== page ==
France week 4

Most cheese and dairy farmers had wrapped up production for the season and kicked into high gear to sell the last of the year’s products for holiday meals or gifts. With no lab access for the rest of my time in France, I was deciding whether to stay in town or explore more. One of my good friends got me these fun match-stick adventure starters before I left on my Watson, and I like to pick one every once in a while. I ended up with this one:


In general, I am a very organized, planning-oriented person. I like to make a schedule and stick to it. This helped me with managing my research and homework in undergrad, but part of the reason I applied to the Watson was to learn to live without a plan. Going into my Watson, I knew there would be situations where I would learn something that would change my path forward. I wanted to be open to these changes and learn to adapt to them as they came.

So there I was holding the adventure matchstick. I decided to go on an impromptu backpacking trip around the South of France. I did a couple of hours of research, then hopped on an afternoon train to Carcassonne, one of the most stunning places I have ever been (and inspiration for a board game!). I arrived about an hour before sunset, dropped my backpack off at the hostel, and sped-walked up the hill to the walled fortress. You can freely wander among the roads, feeling like a villager or royal from the 13th century. The modern side of town was very festive, and I enjoyed the local Christmas market.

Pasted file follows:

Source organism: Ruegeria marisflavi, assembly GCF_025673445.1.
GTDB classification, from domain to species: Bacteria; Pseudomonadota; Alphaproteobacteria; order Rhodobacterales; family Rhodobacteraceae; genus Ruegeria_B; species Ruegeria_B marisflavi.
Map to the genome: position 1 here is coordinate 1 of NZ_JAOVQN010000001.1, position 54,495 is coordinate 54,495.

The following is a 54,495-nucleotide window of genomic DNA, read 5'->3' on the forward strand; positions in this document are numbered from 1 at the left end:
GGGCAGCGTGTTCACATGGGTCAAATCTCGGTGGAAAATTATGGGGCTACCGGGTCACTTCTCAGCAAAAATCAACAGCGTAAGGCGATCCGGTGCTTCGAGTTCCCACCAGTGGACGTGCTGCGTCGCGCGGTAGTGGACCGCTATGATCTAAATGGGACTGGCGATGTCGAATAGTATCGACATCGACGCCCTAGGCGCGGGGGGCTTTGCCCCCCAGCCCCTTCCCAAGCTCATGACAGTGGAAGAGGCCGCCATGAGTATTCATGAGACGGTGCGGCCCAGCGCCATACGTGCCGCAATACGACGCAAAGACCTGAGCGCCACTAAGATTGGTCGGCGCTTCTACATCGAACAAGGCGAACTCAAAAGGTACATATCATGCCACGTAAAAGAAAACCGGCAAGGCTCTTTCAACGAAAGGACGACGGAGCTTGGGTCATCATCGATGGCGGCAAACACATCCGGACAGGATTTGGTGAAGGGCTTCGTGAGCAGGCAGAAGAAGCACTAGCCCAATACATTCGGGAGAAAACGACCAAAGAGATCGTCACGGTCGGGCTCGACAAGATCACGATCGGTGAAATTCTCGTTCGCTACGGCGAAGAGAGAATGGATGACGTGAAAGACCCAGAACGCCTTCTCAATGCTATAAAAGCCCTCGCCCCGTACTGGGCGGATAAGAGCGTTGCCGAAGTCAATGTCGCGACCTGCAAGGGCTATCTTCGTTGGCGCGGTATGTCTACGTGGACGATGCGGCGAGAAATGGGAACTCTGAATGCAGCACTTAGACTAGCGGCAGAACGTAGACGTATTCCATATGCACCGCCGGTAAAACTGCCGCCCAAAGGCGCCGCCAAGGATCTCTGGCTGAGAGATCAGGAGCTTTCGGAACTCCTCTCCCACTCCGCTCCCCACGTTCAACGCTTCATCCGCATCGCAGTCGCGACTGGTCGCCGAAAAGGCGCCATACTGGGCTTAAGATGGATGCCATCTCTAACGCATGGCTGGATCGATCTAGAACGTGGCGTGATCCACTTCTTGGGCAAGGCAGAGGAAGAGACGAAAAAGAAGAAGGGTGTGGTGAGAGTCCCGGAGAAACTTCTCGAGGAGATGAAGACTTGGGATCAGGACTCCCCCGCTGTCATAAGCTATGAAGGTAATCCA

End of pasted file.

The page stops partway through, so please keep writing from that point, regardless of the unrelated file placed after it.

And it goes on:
The next morning, I took an early train to Collioure, which came highly recommended by Jean-Yves, my professor at CBI Toulouse. I had tentatively planned on going to Montpellier after spending a few hours in Collioure, but it was too beautiful to leave so soon. I explored the Château Royal de Collioure, which had open tunnels running through the castle. I hiked to Fort Saint Elme, then meandered around town in the evening. Most of the stores and restaurants are seasonal, so it felt a little deserted. I enjoyed the lack of tourists and took the time to peacefully journal along the waterfront. I reflected on what was important to me, how much I felt I had grown in the past month, and planned for the end of the month a bit more. I decided I wanted to spend Christmas in Paris, and probably would find a cheaper international flight out of there than Toulouse. That meant I should be back in Toulouse three days from that point to pack up and move out of my place there. I made the tentative plan for a day in Cassis and Aix-en-Provence, then transit back to Toulouse to wrap up.


Another early rise to take a 6 AM train to Marseille, then the M8 bus to Cassis, a nearby fishing town close to the Calanques National Park. I had about 5 hours until sundown, so I planned on a few mile stroll to see the first and second Calanques (Port Miou and Port Pin). I dropped off my bag and water at the hotel, only bringing my phone and still wearing my heavy down parka. Now, I have done quite a bit of hiking in California, but the views throughout the Calanques are unlike anything I have experienced before. There are ample look-out points to gaze at where the crisp blue Mediterranean sea meets the stark white limestone. The whole afternoon felt like a dream. I ended up hiking to the third Calanque (d’En-vau), which was strenuous and rocky. Once I got to the rocky beach and dipped my toes in the water, all my stresses about where I would live in eight days just melted away. I spent as much time there as I could before I had to head back while it was still light out.